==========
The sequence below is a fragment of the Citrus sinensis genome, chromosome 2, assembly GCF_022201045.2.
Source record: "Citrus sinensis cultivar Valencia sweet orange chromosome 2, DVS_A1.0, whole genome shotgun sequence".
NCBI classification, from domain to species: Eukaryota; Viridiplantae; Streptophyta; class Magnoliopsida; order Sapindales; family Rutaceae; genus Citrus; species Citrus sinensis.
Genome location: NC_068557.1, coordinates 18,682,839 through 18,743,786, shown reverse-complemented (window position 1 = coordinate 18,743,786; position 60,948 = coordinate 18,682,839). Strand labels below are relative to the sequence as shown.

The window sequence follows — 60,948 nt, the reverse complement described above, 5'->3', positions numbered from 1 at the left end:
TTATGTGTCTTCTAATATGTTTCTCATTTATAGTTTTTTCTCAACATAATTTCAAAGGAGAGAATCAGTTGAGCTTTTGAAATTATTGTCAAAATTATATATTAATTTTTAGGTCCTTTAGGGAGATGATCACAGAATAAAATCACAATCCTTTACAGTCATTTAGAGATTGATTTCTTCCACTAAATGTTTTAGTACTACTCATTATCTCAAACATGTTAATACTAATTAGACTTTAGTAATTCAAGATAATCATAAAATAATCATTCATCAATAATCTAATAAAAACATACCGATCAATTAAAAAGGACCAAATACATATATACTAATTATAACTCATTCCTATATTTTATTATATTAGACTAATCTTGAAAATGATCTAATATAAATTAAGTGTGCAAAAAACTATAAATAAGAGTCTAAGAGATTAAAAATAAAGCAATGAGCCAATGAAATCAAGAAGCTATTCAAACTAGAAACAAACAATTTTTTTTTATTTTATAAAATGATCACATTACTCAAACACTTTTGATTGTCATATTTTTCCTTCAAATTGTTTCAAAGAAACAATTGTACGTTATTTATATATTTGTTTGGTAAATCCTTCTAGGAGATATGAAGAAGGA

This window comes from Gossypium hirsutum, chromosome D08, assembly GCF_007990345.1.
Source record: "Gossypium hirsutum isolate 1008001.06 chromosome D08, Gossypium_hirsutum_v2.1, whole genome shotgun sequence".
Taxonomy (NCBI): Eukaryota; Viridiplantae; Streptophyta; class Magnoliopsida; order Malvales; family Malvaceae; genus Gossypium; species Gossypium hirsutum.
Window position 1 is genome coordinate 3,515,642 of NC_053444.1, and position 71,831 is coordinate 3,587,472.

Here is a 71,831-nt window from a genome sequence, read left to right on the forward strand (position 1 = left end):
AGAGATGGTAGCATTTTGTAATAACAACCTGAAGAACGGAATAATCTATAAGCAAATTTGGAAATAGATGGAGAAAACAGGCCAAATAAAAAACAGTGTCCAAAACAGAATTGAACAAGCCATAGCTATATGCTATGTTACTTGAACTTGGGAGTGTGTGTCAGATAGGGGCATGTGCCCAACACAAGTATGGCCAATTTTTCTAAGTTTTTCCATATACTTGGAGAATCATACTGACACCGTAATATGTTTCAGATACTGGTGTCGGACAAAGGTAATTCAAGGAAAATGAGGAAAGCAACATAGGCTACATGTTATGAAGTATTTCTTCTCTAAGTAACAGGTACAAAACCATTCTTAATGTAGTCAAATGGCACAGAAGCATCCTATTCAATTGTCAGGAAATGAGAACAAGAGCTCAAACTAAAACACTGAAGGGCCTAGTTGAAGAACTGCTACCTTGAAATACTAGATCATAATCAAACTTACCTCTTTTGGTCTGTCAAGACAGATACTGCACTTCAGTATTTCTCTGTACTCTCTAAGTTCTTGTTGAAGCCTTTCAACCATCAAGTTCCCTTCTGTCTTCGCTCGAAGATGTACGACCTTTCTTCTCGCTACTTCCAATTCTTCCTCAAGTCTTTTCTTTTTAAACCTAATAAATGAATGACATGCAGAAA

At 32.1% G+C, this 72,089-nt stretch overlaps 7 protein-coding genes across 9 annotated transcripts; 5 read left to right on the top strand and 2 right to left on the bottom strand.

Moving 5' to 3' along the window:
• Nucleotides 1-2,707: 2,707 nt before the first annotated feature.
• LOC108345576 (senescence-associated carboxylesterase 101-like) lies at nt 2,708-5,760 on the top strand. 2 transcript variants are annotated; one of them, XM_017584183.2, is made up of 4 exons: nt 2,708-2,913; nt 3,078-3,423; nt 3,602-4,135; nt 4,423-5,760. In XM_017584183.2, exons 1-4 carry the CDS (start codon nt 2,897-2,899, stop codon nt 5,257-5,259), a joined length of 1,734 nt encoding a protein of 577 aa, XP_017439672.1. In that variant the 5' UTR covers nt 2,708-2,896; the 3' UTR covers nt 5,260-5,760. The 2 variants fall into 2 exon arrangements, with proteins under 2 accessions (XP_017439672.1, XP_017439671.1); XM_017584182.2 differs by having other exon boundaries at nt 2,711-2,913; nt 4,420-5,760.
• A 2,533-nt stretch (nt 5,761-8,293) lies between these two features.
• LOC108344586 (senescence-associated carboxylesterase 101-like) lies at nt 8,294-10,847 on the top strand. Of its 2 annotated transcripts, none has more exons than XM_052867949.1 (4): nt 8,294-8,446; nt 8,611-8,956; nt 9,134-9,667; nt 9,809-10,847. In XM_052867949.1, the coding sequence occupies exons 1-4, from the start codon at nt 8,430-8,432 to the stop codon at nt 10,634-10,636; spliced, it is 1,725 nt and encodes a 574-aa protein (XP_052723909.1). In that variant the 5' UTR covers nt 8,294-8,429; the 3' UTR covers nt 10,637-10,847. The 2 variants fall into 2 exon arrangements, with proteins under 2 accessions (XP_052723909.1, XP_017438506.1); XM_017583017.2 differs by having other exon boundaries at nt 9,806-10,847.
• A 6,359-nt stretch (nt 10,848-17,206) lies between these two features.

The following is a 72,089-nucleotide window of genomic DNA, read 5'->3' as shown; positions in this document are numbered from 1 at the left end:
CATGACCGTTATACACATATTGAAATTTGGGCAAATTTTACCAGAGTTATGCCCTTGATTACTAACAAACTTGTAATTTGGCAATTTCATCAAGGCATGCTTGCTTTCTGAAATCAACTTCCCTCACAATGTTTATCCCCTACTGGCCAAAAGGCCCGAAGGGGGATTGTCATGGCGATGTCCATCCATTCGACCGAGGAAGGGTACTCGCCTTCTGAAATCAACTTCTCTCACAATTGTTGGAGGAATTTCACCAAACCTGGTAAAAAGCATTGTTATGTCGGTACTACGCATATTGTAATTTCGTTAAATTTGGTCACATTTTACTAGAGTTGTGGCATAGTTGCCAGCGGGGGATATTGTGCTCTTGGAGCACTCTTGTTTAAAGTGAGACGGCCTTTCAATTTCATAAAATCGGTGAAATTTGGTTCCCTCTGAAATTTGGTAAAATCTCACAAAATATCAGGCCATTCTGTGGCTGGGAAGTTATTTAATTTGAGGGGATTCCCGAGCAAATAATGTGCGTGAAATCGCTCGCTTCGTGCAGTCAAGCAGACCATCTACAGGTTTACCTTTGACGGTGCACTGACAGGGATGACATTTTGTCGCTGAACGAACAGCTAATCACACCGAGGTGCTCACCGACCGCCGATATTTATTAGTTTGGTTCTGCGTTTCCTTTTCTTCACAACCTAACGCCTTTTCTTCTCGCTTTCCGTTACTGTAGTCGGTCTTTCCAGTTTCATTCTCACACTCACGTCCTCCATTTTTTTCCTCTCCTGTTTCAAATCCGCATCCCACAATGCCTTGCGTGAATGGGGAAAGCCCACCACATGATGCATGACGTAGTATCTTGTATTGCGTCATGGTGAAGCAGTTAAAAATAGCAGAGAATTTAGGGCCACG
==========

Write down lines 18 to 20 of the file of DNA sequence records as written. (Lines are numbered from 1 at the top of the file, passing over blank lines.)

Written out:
• LOC108344586 (senescence-associated carboxylesterase 101-like) lies at nt 8,294-10,847 on the top strand. Of its 2 annotated transcripts, none has more exons than XM_052867949.1 (4): nt 8,294-8,446; nt 8,611-8,956; nt 9,134-9,667; nt 9,809-10,847. In XM_052867949.1, the coding sequence occupies exons 1-4, from the start codon at nt 8,430-8,432 to the stop codon at nt 10,634-10,636; spliced, it is 1,725 nt and encodes a 574-aa protein (XP_052723909.1). In that variant the 5' UTR covers nt 8,294-8,429; the 3' UTR covers nt 10,637-10,847. The 2 variants fall into 2 exon arrangements, with proteins under 2 accessions (XP_052723909.1, XP_017438506.1); XM_017583017.2 differs by having other exon boundaries at nt 9,806-10,847.
• A 6,359-nt stretch (nt 10,848-17,206) lies between these two features.

The following is a 72,089-nucleotide window of genomic DNA, read 5'->3' as shown; positions in this document are numbered from 1 at the left end: